Here’s a post from Hosteling International about the topic. It’s very good and some of the places that are on their list surprised me. Why would Disney World have anything to do with a government shut down? Probably for the same reason Salem does, but I doubt that Space Mountain is closed or that Mickey has locked himself in his cottage.

TBP 0020 Salem Massachusetts – It’s October and I’ve Gone A-Witching

TBP 20 Salem Massachusetts Halloween October Samhain
October and Autumn always makes me think about Salem, Massachusetts.

Salem is very special to me.  It is a place where I find what I am looking for.

There is definitely a special energy there. It’s a different vibe than Sedona and probably has more to do to the people that are drawn there then the energy of the land, which is where Sedona’s special energy is based.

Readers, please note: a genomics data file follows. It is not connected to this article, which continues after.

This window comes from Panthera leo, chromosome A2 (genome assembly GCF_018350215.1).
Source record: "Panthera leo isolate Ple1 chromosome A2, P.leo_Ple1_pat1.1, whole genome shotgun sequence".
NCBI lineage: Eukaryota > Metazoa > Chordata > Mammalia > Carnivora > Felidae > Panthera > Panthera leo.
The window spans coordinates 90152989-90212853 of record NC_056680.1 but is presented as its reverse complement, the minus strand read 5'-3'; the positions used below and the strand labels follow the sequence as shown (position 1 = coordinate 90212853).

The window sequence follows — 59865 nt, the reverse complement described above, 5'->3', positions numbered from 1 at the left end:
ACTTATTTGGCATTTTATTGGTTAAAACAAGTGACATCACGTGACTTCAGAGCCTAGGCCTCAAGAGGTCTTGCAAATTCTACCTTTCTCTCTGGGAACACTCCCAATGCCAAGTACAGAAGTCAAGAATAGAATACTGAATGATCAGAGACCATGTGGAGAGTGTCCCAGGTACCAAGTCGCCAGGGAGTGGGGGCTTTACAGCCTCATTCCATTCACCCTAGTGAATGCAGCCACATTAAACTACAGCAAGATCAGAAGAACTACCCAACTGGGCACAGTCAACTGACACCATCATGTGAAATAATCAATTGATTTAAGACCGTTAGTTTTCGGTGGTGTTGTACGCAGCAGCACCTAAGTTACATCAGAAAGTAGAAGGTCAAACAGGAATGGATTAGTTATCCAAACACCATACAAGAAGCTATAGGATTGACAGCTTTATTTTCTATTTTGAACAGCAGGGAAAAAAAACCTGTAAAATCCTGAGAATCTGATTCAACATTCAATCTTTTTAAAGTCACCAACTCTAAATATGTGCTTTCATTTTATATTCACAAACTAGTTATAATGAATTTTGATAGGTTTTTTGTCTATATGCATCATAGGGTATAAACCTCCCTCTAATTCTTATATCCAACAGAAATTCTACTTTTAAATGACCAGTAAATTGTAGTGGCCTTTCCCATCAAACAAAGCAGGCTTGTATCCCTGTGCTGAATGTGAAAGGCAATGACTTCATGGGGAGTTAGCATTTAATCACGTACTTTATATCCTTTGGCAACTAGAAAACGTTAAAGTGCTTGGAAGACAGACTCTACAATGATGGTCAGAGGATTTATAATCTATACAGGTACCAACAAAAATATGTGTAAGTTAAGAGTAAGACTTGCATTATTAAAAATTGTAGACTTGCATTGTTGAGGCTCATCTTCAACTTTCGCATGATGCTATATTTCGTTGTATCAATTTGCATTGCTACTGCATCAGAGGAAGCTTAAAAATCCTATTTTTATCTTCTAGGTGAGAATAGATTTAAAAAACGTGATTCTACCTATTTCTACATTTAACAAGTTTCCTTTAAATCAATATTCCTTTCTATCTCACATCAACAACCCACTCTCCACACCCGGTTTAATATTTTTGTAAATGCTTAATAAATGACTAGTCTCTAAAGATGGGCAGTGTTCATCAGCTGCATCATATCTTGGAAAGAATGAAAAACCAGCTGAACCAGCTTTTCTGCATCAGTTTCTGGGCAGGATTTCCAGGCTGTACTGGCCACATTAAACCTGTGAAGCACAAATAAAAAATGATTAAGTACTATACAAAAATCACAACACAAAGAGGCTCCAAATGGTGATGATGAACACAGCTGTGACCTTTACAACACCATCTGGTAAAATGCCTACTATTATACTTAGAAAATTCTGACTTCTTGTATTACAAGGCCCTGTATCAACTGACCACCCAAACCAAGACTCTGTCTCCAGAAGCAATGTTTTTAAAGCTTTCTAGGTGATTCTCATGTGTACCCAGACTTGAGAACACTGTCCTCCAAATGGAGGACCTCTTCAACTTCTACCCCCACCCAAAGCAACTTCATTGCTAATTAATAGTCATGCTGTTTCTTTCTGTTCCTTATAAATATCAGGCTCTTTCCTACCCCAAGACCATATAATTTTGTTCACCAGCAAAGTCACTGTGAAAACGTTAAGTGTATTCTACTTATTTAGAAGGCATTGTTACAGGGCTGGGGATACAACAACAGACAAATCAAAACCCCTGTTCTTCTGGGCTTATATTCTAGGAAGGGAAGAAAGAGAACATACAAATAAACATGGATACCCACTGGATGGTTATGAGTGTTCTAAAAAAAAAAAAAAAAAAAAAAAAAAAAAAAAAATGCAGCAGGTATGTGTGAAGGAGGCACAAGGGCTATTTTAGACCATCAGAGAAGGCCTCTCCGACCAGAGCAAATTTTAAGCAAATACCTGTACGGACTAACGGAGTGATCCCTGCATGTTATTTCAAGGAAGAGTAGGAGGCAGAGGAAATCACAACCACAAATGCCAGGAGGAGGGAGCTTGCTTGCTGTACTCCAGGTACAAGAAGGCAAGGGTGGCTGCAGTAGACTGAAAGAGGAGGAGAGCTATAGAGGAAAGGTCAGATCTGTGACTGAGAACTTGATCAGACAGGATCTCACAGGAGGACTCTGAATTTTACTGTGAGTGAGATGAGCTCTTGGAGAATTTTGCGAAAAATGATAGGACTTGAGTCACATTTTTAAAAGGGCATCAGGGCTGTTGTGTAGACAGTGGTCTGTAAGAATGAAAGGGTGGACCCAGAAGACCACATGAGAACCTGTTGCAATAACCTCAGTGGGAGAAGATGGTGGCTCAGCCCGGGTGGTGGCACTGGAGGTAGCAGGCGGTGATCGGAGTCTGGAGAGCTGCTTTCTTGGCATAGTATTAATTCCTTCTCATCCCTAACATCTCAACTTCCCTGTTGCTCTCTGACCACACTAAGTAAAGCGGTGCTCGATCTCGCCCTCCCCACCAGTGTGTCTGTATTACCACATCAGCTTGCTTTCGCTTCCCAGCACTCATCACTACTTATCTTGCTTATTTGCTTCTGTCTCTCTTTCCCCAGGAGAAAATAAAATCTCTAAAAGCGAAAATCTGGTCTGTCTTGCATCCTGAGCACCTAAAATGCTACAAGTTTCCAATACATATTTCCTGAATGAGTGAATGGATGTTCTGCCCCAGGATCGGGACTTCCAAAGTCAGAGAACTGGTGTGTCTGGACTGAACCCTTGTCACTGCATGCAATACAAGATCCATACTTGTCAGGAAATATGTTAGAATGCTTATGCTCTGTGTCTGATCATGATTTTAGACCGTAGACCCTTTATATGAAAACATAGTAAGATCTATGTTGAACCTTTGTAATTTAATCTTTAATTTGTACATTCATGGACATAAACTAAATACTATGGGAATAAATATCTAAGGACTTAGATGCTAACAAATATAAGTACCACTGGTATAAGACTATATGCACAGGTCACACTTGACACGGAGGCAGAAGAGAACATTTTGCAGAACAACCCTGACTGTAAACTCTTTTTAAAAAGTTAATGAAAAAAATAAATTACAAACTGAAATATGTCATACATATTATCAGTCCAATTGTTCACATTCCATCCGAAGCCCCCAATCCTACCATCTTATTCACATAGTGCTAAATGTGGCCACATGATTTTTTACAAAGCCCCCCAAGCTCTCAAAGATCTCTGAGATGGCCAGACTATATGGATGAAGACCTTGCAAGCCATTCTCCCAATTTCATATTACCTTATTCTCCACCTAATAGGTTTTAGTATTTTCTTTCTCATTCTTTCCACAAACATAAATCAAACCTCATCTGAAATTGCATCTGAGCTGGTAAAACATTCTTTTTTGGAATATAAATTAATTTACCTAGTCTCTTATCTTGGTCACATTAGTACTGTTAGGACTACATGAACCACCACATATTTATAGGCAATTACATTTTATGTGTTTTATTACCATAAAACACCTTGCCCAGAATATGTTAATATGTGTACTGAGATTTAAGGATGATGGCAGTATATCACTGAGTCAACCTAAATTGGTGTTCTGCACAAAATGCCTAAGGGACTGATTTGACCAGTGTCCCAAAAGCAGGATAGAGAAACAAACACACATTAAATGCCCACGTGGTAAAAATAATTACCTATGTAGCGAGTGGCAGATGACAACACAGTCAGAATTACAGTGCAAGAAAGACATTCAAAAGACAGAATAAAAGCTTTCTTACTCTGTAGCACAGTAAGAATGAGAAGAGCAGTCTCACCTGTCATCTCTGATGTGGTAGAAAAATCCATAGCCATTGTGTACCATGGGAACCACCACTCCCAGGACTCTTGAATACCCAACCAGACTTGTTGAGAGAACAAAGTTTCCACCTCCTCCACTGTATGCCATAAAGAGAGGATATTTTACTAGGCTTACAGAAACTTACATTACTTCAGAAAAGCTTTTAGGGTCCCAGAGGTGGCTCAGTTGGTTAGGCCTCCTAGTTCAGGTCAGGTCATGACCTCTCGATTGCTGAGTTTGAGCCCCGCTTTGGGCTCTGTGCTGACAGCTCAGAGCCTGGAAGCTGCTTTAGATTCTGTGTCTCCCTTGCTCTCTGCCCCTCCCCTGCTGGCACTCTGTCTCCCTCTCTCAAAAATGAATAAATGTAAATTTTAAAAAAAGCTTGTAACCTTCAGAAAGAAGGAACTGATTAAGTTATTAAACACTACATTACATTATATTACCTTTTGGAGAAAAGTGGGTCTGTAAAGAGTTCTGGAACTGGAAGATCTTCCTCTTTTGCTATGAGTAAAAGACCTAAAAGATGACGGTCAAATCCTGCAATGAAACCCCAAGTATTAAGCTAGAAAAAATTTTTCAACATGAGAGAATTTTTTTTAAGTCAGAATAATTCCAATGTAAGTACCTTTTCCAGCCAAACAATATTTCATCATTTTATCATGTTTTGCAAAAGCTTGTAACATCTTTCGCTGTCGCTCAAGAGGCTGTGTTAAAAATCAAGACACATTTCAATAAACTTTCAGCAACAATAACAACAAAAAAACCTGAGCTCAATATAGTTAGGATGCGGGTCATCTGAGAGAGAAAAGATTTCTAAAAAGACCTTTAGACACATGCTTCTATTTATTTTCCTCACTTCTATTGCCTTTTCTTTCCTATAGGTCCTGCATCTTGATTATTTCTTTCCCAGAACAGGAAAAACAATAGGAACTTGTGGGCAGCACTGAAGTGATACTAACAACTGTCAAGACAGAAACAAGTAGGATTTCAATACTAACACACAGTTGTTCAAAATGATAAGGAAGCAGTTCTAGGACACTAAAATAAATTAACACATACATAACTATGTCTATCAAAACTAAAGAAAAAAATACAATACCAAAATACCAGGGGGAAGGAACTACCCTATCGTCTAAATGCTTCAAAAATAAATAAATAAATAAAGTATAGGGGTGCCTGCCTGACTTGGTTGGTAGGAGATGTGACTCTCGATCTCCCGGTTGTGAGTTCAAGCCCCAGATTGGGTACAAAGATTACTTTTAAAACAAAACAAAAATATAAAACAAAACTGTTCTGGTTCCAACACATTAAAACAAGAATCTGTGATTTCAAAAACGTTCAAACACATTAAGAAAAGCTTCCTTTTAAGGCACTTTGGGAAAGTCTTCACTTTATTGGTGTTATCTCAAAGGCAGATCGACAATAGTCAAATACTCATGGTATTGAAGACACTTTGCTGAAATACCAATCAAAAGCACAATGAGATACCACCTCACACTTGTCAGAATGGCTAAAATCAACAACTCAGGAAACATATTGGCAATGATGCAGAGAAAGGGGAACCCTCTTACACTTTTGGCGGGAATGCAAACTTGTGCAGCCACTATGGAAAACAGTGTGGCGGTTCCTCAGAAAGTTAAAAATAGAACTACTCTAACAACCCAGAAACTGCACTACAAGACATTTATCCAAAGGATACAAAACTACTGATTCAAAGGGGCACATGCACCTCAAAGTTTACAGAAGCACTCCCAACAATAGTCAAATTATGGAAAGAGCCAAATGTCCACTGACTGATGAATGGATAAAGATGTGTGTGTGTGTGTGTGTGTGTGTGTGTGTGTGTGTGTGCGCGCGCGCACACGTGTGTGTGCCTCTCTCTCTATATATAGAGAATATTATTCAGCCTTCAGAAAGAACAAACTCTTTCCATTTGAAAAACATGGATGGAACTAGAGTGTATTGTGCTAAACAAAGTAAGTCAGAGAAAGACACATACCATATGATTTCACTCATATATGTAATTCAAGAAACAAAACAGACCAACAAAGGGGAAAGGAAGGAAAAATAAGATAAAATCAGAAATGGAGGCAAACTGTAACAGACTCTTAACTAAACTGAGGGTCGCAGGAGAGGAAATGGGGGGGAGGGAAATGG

History of Salem, Massachusetts:

Salem is well known for the Salem Witch Trials of 1692.  Several witches were cruelly hanged during the hysterical witch hunts in the Americas. Today, Salem has a large witch population – those that practice the Wiccan religion. I think like minded people like to gather here because of like minded people, and that it is a way of honoring those that were sent to trial and to their death unfairly.

Visiting Salem, Massachusetts:

It’s awesome to go to Salem in October. It is a festive town all year round but especially in October.

If you’re looking for a haunted house or the typical Halloween spooky/scary stuff, I guess you can go to Salem to find it, but that’s kind of cheesy to me and a bit of a waste of time and energy because you can find spooky/scary anywhere in October.